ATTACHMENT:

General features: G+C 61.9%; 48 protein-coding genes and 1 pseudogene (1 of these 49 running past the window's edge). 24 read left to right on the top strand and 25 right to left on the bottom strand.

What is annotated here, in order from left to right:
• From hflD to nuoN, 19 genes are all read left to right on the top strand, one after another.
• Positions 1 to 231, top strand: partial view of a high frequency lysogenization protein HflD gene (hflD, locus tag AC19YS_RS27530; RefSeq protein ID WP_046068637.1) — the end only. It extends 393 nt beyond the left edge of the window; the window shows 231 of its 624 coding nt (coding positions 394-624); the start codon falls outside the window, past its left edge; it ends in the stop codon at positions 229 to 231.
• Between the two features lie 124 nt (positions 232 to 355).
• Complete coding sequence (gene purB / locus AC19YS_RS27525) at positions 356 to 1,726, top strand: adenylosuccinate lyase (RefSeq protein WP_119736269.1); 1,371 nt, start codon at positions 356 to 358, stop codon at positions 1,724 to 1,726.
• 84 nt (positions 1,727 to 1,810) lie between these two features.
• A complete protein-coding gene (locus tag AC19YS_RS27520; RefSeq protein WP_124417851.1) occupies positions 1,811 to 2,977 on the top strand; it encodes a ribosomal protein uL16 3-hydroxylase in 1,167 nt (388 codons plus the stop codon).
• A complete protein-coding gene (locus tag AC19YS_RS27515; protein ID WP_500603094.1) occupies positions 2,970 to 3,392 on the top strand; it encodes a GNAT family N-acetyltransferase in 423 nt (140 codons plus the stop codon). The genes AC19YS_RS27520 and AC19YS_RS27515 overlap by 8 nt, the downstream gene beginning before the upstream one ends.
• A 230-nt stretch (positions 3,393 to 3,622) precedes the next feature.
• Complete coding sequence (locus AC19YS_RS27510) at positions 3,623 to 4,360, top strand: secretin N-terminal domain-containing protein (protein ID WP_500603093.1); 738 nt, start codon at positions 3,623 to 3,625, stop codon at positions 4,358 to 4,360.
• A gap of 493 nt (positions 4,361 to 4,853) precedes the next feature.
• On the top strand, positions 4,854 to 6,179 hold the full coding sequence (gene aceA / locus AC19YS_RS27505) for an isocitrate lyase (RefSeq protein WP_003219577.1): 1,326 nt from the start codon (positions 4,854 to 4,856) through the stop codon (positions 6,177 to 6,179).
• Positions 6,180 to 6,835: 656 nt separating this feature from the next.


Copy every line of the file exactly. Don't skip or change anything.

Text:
General features: G+C 61.9%; 48 protein-coding genes and 1 pseudogene (1 of these 49 running past the window's edge). 24 read left to right on the top strand and 25 right to left on the bottom strand.

What is annotated here, in order from left to right:
• From hflD to nuoN, 19 genes are all read left to right on the top strand, one after another.
• Positions 1 to 231, top strand: partial view of a high frequency lysogenization protein HflD gene (hflD, locus tag AC19YS_RS27530; RefSeq protein ID WP_046068637.1) — the end only. It extends 393 nt beyond the left edge of the window; the window shows 231 of its 624 coding nt (coding positions 394-624); the start codon falls outside the window, past its left edge; it ends in the stop codon at positions 229 to 231.
• Between the two features lie 124 nt (positions 232 to 355).
• Complete coding sequence (gene purB / locus AC19YS_RS27525) at positions 356 to 1,726, top strand: adenylosuccinate lyase (RefSeq protein WP_119736269.1); 1,371 nt, start codon at positions 356 to 358, stop codon at positions 1,724 to 1,726.
• 84 nt (positions 1,727 to 1,810) lie between these two features.
• A complete protein-coding gene (locus tag AC19YS_RS27520; RefSeq protein WP_124417851.1) occupies positions 1,811 to 2,977 on the top strand; it encodes a ribosomal protein uL16 3-hydroxylase in 1,167 nt (388 codons plus the stop codon).
• A complete protein-coding gene (locus tag AC19YS_RS27515; protein ID WP_500603094.1) occupies positions 2,970 to 3,392 on the top strand; it encodes a GNAT family N-acetyltransferase in 423 nt (140 codons plus the stop codon). The genes AC19YS_RS27520 and AC19YS_RS27515 overlap by 8 nt, the downstream gene beginning before the upstream one ends.
• A 230-nt stretch (positions 3,393 to 3,622) precedes the next feature.
• Complete coding sequence (locus AC19YS_RS27510) at positions 3,623 to 4,360, top strand: secretin N-terminal domain-containing protein (protein ID WP_500603093.1); 738 nt, start codon at positions 3,623 to 3,625, stop codon at positions 4,358 to 4,360.
• A gap of 493 nt (positions 4,361 to 4,853) precedes the next feature.
• On the top strand, positions 4,854 to 6,179 hold the full coding sequence (gene aceA / locus AC19YS_RS27505) for an isocitrate lyase (RefSeq protein WP_003219577.1): 1,326 nt from the start codon (positions 4,854 to 4,856) through the stop codon (positions 6,177 to 6,179).
• Positions 6,180 to 6,835: 656 nt separating this feature from the next.